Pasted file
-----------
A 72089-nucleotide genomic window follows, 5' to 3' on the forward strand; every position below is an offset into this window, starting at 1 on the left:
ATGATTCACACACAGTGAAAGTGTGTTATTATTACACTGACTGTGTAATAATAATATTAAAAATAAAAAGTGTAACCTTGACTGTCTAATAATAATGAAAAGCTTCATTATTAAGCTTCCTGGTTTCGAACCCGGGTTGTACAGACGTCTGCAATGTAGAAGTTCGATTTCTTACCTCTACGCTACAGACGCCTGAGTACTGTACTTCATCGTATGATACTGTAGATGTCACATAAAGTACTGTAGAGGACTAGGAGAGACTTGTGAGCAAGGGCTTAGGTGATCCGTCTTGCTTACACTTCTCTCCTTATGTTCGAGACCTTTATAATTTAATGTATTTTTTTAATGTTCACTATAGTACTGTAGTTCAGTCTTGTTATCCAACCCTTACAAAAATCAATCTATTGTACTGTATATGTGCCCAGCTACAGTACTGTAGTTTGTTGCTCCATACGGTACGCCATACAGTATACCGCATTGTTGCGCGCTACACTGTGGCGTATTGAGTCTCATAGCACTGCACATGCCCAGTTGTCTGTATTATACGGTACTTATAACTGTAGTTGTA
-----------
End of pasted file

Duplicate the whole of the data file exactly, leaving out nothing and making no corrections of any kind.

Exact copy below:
A 72089-nucleotide genomic window follows, 5' to 3' on the forward strand; every position below is an offset into this window, starting at 1 on the left:
ATGATTCACACACAGTGAAAGTGTGTTATTATTACACTGACTGTGTAATAATAATATTAAAAATAAAAAGTGTAACCTTGACTGTCTAATAATAATGAAAAGCTTCATTATTAAGCTTCCTGGTTTCGAACCCGGGTTGTACAGACGTCTGCAATGTAGAAGTTCGATTTCTTACCTCTACGCTACAGACGCCTGAGTACTGTACTTCATCGTATGATACTGTAGATGTCACATAAAGTACTGTAGAGGACTAGGAGAGACTTGTGAGCAAGGGCTTAGGTGATCCGTCTTGCTTACACTTCTCTCCTTATGTTCGAGACCTTTATAATTTAATGTATTTTTTTAATGTTCACTATAGTACTGTAGTTCAGTCTTGTTATCCAACCCTTACAAAAATCAATCTATTGTACTGTATATGTGCCCAGCTACAGTACTGTAGTTTGTTGCTCCATACGGTACGCCATACAGTATACCGCATTGTTGCGCGCTACACTGTGGCGTATTGAGTCTCATAGCACTGCACATGCCCAGTTGTCTGTATTATACGGTACTTATAACTGTAGTTGTA